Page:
“It was the first book of its kind, so it has a mystique,” Mike says. “I think it’s up to every generation to decide what the classic peaks and climbs are.”
The Andersons still climb as much as their family and work lives allow, but they have no ambitions of completing the remaining Classics. Now 35, Mike is in the Air Force, having served in Afghanistan; Janelle and their two children live at a base in Florida in an area he calls “climber prison.” Mark lives with his family in Evergreen, Colorado, and he regularly pulls down on hard sport routes. In February 2013, he made the first free ascent of Shelf Road, Colorado’s Flight of the Phoenix (5.14a).
Nancy and the Smileys are preparing for their remaining—and most difficult— routes during the short Alaska-Yukon season, which peaks in May and June. Nancy plans to return to Alaska’s Middle Triple Peak with a bolt kit, with hopes of keeping the East Buttress at a similar grade as the original. The Smileys are working to raise funds to support the long trips ahead, and they hope to complete their project by the summer of 2014. In the 2013 season, they’ll go straight to Alaska, where the bulk of their projects remain. They’re also trying to get permission from the Navajo Nation to climb Shiprock. They’re saving D1, the route on Longs Peak that eluded them at the onset, for last.
While the Smileys deny feeling any sort of competition with Nancy to finish the Fifty Classics first, Nancy admits their very public project honed her focus. “Their dedication to the project ramped up my motivation,” she says. “Who knows what the future might bring. Maybe the Smileys and I will team up on the last few.”
Mark adds, half-jokingly, “Joining up will be the natural evolution of things, as it will probably be hard to find partners for the Hummingbird Ridge.”
It would be a fitting end. After all, somewhere down a long road of shared experiences and auspicious company is where the Fifty Classics began.
The Right's Stuff
In the Fifty Classics, the West Coast reigns Supreme. Here, 5 worthy routes in the East
Sorry, East. We know you always get shafted on North American best-of lists like these. As comprehensive as Steck and Roper were, they ignored your wonderful backwoods domes and seaside walls. Climbers have been exploring the cliffs in New Hampshire since the 1920s; the Shawangunks since the mid-1930s; and West Virginia’s Seneca Rocks since 1939. Two decades later, North Carolina began to see activity (though much of it was kept under lock-and-key until the ’80s). We’re not rewriting the book (click here for a glimpse of what it’d look like if we did), but we’re going to right this wrong. Here’s our short list of the most classic climbs east of the Mississippi.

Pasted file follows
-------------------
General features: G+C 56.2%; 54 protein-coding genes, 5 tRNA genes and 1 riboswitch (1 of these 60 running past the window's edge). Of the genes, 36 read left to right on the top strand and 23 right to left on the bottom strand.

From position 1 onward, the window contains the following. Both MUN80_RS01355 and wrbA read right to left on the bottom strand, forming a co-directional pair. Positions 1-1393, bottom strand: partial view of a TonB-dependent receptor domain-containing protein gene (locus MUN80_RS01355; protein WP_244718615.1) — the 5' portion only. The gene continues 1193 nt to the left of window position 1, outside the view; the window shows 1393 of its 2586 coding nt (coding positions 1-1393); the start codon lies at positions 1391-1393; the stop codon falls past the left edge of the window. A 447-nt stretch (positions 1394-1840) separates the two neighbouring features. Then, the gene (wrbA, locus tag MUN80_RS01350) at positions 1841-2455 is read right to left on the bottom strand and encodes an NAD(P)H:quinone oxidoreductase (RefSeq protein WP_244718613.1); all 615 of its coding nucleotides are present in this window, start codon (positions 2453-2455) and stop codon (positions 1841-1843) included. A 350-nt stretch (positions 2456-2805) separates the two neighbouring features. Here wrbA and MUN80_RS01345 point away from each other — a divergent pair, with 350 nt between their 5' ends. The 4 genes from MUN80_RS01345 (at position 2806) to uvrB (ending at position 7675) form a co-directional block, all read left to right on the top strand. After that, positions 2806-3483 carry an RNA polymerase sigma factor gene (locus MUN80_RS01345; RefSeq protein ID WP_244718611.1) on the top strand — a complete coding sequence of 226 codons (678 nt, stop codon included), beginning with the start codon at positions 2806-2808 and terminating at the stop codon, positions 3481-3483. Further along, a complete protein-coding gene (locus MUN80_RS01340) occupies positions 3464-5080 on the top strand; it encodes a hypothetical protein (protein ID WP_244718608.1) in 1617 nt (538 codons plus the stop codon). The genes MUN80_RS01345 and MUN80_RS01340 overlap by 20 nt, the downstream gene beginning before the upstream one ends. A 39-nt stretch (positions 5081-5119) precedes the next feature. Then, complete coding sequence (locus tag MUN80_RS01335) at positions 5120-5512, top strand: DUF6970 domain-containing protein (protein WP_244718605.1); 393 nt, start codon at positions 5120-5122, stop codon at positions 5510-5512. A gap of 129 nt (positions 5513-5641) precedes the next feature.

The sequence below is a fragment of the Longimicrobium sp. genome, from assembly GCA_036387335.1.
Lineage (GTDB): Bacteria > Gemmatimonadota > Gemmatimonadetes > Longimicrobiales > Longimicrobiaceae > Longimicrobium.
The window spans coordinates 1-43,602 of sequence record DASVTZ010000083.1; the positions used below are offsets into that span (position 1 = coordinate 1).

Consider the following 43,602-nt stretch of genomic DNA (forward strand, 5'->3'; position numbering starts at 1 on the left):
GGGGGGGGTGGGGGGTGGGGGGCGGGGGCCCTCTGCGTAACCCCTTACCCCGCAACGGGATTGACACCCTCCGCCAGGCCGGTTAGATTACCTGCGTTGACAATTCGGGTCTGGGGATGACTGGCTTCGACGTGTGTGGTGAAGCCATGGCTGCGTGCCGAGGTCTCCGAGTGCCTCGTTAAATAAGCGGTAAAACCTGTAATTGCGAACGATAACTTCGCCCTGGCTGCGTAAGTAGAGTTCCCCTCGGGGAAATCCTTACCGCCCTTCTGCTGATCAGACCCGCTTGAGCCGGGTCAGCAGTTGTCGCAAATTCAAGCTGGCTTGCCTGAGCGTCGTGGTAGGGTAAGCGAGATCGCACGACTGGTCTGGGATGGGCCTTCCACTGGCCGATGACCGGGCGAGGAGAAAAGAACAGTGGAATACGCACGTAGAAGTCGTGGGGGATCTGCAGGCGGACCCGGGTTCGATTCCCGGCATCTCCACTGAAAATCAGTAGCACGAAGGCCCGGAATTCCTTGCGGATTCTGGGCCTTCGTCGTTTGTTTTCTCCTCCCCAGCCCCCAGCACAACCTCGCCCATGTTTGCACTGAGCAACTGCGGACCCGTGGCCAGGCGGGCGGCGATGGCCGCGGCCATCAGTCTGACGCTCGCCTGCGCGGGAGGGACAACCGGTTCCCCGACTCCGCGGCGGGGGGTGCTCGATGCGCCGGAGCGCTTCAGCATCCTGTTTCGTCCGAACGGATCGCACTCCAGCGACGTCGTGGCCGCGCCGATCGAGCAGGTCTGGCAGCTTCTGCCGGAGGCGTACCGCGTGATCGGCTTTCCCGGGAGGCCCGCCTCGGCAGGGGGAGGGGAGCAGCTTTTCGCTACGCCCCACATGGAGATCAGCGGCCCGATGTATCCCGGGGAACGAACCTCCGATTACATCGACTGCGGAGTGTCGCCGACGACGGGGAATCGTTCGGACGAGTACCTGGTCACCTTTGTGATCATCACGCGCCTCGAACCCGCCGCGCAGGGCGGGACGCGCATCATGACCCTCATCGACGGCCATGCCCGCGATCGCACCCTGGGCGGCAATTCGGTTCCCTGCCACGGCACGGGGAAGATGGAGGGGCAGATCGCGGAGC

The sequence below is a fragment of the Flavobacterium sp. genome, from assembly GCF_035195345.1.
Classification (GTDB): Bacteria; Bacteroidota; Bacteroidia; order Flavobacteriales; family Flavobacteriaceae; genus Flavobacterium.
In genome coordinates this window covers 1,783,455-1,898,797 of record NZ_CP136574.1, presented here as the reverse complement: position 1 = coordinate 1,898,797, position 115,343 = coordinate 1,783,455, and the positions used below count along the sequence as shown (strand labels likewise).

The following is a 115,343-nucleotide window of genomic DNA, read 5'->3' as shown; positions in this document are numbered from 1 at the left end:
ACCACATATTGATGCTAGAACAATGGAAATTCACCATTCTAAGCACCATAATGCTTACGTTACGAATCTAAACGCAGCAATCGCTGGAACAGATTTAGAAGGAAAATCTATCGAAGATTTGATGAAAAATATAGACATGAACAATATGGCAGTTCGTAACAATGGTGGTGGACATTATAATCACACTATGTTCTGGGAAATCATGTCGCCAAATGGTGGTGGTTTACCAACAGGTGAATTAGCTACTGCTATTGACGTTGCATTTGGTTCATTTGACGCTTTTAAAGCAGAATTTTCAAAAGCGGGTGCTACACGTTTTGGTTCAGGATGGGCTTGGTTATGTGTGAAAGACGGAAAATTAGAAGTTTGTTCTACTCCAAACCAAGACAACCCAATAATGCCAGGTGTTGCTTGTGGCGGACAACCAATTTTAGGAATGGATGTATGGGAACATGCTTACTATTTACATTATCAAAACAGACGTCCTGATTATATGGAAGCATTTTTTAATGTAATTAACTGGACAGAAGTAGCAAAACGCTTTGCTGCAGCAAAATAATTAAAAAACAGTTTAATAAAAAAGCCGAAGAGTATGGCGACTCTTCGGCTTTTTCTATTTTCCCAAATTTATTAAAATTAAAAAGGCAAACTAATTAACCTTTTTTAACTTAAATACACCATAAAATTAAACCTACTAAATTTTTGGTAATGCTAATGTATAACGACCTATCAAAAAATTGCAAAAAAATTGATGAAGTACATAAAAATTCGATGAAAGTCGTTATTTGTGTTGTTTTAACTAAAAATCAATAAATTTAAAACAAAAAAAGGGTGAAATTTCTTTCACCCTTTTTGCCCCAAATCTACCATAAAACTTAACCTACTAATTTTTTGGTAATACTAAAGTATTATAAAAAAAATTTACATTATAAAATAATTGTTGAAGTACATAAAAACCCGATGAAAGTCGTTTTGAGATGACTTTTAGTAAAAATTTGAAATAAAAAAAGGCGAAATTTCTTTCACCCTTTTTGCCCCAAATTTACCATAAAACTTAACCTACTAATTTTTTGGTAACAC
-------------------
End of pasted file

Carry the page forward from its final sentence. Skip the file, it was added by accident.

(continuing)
High Exposure (5.6), Shawangunks, New York
FA: Hans Kraus, Fritz Wiessner, 1941
One of the most popular climbs in the East, High Exposure offers exactly what the name suggests. You’ll feel a little sandbagged (and exhilarated) when you pull on jugs to get over the roof on pitch two. Wiessner was one of the original climbers to explore the Gunks; in 1935, he established the area’s first documented route. Five years later, he met the Austrian Kraus—the first climber Wiessner encountered who pushed the limits as hard as he did. A year later, they put up their finest route with High E, carrying only a manila rope and three softiron pitons.
Black Dike (WI4 M3), Cannon Cliff, New Hampshire
FA: John Bouchard, 1971
Yvon Chouinard called attention to this route in 1971, declaring it one of the Northeast’s last “unclimbed plums,” although he also described it as a “black, filthy, horrendous icicle.” Still, the community waited anxiously for a brave soul to attempt the gully. In a Herculean effort, Bouchard made the first ascent solo: He dropped his rope and a mitten, his axe broke, and he finished in near darkness. Today, the Black Dike is a benchmark for aspiring ice climbers; it’s not the most technically difficult route around, but its length and harsh conditions (Franconia Notch can unleash some wicked weather) yield a full-value experience.
Pinnacle Gully (WI3), Mt. Washington, New Hampshire
FA: Samuel Scoville, Julian Whittlesey, 1930
Pinnacle Gully had a significant impact on the New England community. After its first ascent in 1930, it was likely the hardest ice climb in the U.S. Four decades later, Chouinard brought his revolutionary techniques and gear to the area. Ice considered too steep became approachable, and his rigid, front-pointing crampons allowed climbers to ascend without cutting steps. In 1970, Pinnacle Gully became the first route done here in that manner. This icy ravine is considered the most aesthetic climb in the White Mountains, and its moderate grade beckons to climbers of all levels.
Soler (5.7), South Peak, Seneca Rocks, West Virginia
FA: Tony Soler, 1951
Tony Soler, one of Seneca’s most prolific climbers in the 1950s, established this as the first aid climb on the South Peak. Eight years later, a visiting Coloradan named Layton Kor made the FFA. The summit, at 2,240 feet, is one of the highest technical peaks in the East, and the climbing is exciting and exposed: A wide corner/flake on the first pitch (bring large cams or run it out) leads to an overhanging crack on the second. Climbers were pushing the grades and quality of routes at Seneca in the 1950s, and Soler was considered one of the boldest leads of its time.
The Nose (5.8), Looking Glass, North Carolina
FA: Steve Longenecker, Bob Watts, Bob Gillespie, 1966
While intrepid climbers were on the cusp of 5.11 in the Northeast, North Carolina’s crags remained sequestered, to the locals’ contentment. But today, Looking Glass attracts climbers from all over, with soaring routes up to 500 feet, from intimidating free climbs to grade-five aid climbs, with fun moderates in between. The Nose was established before the bustle of first-ascent activity and hard route development of the next decade, but it still has high-quality granite, daunting exposure, and quirky horizontal cracks known as “eyebrows.” Small wonder this is the most popular route at Looking Glass.